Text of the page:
Drowning In Stress

We are living in stressful times. We’re being asked to work harder, longer and with way water-2725325_1920more responsibility. Is it any wonder people are drowning in stress, getting burnt out and hating life?

But does it have to be this way? Do we really have to settle for this or can we choose to live differently?

What is stress?

It is defined as a state of mental or emotional strain or tension resulting from adverse or demanding circumstances’. But we know that it is also the result of a build-up of happenings, sometimes small ones, that have been left undealt with. And when we don’t deal with the stuff that shows up in our lives, stress builds up, eventually spilling out and our lives. It’s as much about how we do or do not deal with things as it is about the situations themselves.

The physiology of stress

Cortisol is known as the stress hormone. It is a steroid hormone that is produced in the body. Under stress cortisol provides the body with glucose and this energy provision causes you to fight or flee a situation (fight or flight). When your adrenal glands are over-worked and exhausted (cortisol is produced in the adrenal cortex), it affects the production of cortisol and it can become dysregulated.

This causes spikes of cortisol to occur more frequently and eventually leads to burnout. At this point, you are likely to feel tired, lacklustre and with little enthusiasm for life. Unfortunately, it goes deeper than that because unless the situations are sorted out and things are dealt with some of the other symptoms you might experience include:

  • Mood swings and anxiety, potentially leading to depression
  • Difficulty staying focused
  • Poor sleep
  • A reduction in immune function
  • Increased blood pressure
  • Weight gain (because high levels of cortisol can increase your appetite and you end up eating more high-calorie foods)

Minimising & managing stress

So, what can you do to reduce stress in your life?

1. Be self-aware – being knowledgeable of your own characteristics, feelings and behaviours can help you identify when things are not okay. It’s important to take time to tune into how you are thinking, the thoughts you are having and the behaviours you are displaying. And are you physically feeling things; a knot in the stomach, tension in the neck, a prolonged headache. Your body often gives you signs things are not as they should be.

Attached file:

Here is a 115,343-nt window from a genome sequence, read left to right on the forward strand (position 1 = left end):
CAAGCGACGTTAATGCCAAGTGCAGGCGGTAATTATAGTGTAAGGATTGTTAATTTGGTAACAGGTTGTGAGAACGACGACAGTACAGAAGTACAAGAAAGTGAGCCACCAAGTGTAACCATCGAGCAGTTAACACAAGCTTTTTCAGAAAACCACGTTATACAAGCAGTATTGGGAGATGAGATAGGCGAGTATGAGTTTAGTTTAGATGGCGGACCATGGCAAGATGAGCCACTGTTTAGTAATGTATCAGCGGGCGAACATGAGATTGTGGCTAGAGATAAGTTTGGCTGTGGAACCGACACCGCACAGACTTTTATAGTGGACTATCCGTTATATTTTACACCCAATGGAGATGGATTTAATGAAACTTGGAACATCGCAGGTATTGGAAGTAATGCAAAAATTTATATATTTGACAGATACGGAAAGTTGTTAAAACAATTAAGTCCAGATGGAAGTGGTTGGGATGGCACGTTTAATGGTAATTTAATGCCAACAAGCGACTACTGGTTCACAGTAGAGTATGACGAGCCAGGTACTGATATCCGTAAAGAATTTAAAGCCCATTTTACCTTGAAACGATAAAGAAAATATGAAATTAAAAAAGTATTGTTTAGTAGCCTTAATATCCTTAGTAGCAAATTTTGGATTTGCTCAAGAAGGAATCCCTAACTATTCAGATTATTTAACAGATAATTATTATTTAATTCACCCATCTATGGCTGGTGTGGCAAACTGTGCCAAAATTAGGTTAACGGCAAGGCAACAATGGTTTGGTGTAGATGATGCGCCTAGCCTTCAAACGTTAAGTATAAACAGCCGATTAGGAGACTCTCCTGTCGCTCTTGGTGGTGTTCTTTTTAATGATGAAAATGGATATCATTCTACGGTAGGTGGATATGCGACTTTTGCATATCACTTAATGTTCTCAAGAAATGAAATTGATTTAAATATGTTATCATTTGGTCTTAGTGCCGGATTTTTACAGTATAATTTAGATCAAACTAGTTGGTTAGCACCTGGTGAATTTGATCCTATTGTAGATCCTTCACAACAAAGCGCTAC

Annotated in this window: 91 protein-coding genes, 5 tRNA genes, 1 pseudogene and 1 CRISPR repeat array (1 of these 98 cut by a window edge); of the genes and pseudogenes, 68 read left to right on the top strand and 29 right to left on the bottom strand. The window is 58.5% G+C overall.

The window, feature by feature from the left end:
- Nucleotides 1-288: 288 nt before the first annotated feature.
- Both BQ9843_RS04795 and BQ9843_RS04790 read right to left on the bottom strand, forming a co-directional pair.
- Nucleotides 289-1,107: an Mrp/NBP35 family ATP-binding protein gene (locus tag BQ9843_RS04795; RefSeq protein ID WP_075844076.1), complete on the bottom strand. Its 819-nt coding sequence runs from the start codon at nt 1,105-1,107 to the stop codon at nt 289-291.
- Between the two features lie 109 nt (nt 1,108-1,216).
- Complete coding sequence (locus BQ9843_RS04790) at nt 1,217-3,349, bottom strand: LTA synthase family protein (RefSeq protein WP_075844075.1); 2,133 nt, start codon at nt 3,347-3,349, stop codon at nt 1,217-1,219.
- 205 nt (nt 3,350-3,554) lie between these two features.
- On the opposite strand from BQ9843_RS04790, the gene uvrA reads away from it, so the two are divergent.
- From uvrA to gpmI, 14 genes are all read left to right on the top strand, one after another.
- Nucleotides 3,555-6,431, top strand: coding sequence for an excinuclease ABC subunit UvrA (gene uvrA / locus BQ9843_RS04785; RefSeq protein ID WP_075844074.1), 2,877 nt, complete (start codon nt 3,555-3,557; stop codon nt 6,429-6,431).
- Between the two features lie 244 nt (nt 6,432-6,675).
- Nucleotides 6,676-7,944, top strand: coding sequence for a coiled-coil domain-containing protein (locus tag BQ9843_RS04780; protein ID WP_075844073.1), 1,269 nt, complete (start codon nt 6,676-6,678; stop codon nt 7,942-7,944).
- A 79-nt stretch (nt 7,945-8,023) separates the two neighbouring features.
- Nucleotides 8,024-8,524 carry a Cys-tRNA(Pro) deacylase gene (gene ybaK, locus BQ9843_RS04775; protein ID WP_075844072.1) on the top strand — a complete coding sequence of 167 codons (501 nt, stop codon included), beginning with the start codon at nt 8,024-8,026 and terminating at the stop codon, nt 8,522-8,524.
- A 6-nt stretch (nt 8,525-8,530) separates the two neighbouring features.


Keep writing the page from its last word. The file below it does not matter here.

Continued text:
Ask yourself: Am I a little off-key? Are more and more little things irritating me? Am I withdrawing from people more and more? Am I arguing more than normal? By honestly assessing self you can, sooner rather than later, realise the need for action.

2. Take some time out – When you’ve finished your self-awareness questioning, be kind to self and take some time out. This might be downing tools, going for a walk-in nature, sitting & being still or talking things through with a trusted individual (coach, mentor, close friend). It’s too easy to get sucked into all of life’s happenings. And even when you are self-aware and realise things aren’t as they should be, if you don’t take time out to reflect, to talk through (or talk out as I encourage my clients to do when we walk, talk & coach) nothing changes. Attempting to reduce stress levels without changing your approach to life rarely works. You deserve to give yourself some time (let’s face it, you would probably willing give that time to a friend in need, so be your own best friend).

3. Deal with the issues – If or when you identify things that are causing the stress, write them down, seek out solutions (and this might be where a coach can support you) and then take action. Learn to appreciate, no matter how uncomfortable a thing is, once you deal with it, you can truly let it go.

 4. Train yourself to manage stress – How? By not allowing things to build up in the first place. It’s scary how many things you ignore, or hope will go away of their own accord. By proactively seeking to do what is necessary in the moment or as close to it as possible, you free yourself from the burden of stress.

5. Practice calming techniques – This can be as simple as a walk, learning yoga or taking up meditation; things that calm your mind and centre your emotional, mental and physical wellbeing.

6. Get right with your nutritionwhat you eat will either aid your stress levels or increase them. Food plays an essential role in your ability to deal with life and your body deserves the best. It will serve you well if you treat it well.

As a personal development & health advocate, I am constantly looking for ways we can live happier healthier lives from the inside out. Keep coming back here for helpful tips & advice and Services I offer to help you live your best life, being your best you…

Live Blissfully


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